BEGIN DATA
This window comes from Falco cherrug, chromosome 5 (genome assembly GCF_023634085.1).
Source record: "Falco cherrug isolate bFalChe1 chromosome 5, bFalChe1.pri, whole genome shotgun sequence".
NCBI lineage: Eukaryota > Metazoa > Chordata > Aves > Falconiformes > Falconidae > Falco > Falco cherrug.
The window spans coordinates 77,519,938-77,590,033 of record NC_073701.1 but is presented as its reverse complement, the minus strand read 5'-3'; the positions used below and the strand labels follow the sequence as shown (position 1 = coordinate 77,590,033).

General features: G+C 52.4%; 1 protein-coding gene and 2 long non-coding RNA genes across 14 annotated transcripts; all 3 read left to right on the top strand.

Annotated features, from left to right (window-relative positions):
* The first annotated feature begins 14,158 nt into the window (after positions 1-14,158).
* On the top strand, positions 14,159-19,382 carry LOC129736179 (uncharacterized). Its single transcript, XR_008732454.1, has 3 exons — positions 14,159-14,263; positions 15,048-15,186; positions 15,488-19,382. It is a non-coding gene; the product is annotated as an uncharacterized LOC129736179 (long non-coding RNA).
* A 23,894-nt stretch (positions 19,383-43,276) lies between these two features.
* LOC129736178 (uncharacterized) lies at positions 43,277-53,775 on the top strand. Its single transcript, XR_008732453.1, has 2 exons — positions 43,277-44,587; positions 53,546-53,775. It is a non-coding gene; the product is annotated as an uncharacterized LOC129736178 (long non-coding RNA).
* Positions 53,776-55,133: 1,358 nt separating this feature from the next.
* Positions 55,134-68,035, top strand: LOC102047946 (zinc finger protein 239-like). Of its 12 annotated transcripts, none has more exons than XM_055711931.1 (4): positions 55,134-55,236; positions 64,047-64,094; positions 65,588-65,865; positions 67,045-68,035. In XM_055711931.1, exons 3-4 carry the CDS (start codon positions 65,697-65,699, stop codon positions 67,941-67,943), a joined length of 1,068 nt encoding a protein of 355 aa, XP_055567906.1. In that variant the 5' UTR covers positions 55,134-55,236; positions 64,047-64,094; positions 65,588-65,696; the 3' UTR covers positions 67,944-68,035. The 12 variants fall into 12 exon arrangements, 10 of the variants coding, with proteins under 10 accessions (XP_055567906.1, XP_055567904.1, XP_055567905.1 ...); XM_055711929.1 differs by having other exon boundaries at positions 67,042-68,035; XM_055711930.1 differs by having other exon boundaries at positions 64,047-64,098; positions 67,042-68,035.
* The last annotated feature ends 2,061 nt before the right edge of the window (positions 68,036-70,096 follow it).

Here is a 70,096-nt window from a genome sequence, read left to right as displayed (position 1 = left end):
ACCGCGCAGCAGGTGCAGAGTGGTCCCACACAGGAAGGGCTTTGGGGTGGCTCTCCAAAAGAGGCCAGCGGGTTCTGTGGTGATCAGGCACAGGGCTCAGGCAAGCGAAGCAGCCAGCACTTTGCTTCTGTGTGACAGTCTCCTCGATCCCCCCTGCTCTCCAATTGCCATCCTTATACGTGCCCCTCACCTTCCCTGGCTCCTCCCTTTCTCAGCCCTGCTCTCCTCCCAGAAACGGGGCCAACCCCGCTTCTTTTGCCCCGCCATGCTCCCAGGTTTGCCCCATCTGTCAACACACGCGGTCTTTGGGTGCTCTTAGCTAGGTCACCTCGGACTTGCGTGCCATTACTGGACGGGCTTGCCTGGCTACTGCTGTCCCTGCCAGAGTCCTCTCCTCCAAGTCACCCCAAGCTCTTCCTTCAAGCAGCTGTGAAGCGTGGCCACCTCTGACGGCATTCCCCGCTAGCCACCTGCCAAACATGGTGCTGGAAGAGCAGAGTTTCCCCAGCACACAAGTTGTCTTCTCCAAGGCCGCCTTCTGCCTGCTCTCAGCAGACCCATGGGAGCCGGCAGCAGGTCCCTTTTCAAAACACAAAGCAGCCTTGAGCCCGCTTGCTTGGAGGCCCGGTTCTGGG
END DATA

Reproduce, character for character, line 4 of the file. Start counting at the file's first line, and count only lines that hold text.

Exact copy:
The window spans coordinates 77,519,938-77,590,033 of record NC_073701.1 but is presented as its reverse complement, the minus strand read 5'-3'; the positions used below and the strand labels follow the sequence as shown (position 1 = coordinate 77,590,033).